ROSEBURG, Ore. — George Roth built his first shortwave radio when he was in sixth grade.
“In grade school, being able to hear radio stations from far away places was very interesting to me,” Roth said.
Roth has a degree in physics and computer science and around the time he retired in 2005, began using significant equipment and earned his radio operators license from the Federal Communications Commission.
Now in charge of the county’s Amateur Radio Emergency Services organization, his radio skills have been a helpful tool for organizations like the Douglas County Sheriff’s Office and American Red Cross.
To support disaster relief operations, Roth has set up emergency communications across the country for the Red Cross for the past 15 years. He’s also worked with the Douglas County emergency manager to support emergency communications equipment in Roseburg and Reedsport.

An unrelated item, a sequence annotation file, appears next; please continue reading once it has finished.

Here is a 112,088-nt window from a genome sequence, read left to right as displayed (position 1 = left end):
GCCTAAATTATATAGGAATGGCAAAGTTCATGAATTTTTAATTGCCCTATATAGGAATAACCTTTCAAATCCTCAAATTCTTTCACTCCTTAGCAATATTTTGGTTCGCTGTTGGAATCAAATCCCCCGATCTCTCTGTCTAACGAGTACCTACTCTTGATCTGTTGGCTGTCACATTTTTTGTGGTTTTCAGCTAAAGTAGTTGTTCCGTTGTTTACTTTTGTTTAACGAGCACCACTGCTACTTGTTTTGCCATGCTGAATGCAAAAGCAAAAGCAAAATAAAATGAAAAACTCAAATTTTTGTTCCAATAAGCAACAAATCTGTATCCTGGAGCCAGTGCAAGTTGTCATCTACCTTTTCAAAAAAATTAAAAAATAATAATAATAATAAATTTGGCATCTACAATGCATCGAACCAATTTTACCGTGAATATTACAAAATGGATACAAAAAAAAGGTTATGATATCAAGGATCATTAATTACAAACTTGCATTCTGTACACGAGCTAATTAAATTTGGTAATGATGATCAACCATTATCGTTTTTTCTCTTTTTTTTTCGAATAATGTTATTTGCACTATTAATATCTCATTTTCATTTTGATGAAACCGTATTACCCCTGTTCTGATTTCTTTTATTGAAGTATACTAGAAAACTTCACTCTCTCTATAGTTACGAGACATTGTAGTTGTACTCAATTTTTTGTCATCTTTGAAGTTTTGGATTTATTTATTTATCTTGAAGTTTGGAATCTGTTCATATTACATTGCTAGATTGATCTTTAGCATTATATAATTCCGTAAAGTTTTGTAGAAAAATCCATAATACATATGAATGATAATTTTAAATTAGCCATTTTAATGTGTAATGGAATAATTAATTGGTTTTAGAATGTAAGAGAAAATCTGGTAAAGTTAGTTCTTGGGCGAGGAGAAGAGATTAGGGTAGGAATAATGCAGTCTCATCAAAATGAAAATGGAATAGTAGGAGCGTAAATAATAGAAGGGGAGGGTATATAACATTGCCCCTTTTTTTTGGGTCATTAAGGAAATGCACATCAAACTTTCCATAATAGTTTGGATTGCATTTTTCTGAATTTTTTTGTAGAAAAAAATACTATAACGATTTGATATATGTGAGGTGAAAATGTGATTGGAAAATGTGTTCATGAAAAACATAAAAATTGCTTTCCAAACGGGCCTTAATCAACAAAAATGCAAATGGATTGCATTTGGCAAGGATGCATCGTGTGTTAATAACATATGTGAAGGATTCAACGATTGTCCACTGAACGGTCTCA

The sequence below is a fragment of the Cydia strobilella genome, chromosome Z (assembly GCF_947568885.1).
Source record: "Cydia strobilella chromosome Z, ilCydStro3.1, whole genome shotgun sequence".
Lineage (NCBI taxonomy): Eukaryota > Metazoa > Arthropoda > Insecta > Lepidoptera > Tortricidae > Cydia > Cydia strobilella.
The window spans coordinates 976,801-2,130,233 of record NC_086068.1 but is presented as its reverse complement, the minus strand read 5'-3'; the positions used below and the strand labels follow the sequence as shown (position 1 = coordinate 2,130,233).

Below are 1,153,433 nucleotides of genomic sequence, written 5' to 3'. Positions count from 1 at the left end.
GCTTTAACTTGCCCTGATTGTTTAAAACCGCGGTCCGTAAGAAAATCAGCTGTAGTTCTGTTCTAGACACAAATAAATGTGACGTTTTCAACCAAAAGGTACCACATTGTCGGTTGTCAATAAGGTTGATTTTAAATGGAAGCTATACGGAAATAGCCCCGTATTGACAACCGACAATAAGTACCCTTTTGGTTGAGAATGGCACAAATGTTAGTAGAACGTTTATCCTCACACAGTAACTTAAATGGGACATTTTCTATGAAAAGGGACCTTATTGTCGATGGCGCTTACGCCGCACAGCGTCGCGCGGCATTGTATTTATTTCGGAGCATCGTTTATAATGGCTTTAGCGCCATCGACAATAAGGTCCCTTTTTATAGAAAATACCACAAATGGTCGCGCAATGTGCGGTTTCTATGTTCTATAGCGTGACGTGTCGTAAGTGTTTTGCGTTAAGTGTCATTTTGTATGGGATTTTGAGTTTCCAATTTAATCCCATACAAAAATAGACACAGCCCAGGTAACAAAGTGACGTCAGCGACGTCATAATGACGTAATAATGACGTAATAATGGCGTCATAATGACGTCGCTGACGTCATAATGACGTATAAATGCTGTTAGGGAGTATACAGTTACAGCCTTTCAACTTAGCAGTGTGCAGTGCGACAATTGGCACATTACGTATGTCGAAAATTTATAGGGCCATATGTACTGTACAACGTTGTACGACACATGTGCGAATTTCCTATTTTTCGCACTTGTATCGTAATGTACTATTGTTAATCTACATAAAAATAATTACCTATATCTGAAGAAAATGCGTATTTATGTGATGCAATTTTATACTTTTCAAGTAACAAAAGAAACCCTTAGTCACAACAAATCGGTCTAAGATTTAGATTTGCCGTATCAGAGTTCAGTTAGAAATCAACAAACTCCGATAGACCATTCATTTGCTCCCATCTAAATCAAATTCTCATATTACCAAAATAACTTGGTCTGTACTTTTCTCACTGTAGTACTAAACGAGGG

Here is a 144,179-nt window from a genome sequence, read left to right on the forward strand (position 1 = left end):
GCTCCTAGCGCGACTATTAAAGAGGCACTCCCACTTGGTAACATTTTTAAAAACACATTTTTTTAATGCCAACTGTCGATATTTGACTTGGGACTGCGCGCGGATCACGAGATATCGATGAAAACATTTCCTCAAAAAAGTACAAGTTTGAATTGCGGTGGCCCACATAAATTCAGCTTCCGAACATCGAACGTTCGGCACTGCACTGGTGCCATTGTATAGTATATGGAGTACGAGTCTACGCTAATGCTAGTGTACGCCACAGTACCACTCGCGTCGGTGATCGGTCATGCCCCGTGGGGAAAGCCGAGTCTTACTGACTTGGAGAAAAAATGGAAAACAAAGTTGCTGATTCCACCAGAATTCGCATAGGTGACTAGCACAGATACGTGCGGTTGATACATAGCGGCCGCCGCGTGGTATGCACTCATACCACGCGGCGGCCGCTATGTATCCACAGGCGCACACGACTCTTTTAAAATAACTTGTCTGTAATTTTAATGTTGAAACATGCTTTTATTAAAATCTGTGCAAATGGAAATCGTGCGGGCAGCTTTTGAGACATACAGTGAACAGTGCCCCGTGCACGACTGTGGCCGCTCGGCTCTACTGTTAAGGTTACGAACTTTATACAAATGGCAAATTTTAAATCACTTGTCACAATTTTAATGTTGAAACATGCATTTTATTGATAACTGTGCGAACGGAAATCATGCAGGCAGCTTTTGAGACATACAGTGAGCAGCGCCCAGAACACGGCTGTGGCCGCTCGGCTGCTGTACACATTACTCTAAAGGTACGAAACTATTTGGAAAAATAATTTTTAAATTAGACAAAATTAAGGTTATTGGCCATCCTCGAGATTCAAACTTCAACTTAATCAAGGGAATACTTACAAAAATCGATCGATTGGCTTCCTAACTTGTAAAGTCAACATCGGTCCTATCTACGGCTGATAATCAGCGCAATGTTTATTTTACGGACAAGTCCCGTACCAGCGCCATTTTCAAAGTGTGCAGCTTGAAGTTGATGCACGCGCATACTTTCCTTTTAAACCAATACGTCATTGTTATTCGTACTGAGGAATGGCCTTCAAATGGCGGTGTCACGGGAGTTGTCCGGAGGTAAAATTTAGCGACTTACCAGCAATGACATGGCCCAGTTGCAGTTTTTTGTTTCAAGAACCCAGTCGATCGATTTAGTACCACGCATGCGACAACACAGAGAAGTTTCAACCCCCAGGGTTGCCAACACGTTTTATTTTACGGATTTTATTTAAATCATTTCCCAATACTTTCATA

“We primarily work with the commissioners and the county,” Roth said. “We have the ability to orchestrate a massive response with or without internet, cell or landline phones or electricity. All through our radios we can talk, send an email or digital messages and we can send reports between stations without any traditional infrastructure.”
Amateur radio, commonly called ham radio, uses the radio frequency spectrum to send messages.
Roth said he was able to exchange message with his daughter in Vermont from an isolated location in Death Valley, Calif., using solar collectors for power.
Members of the Amateur Radio Emergency Services are trained through FEMA incident command system and receive formal training certificates. They train weekly with radio services equipment.
Roth said many of its members have their own personal equipment capable of communicating locally and with Oregon Emergency Management in Salem.
For those interested in learning more about ham radio, the Umpqua Valley Amateur Radio Club will have a table at the Sportsmen’s & Outdoor Recreation Show Friday through Sunday at the Douglas County Fairgrounds.
For more info on the Umpqua Valley Amateur Radio Club, visit uvarc.net.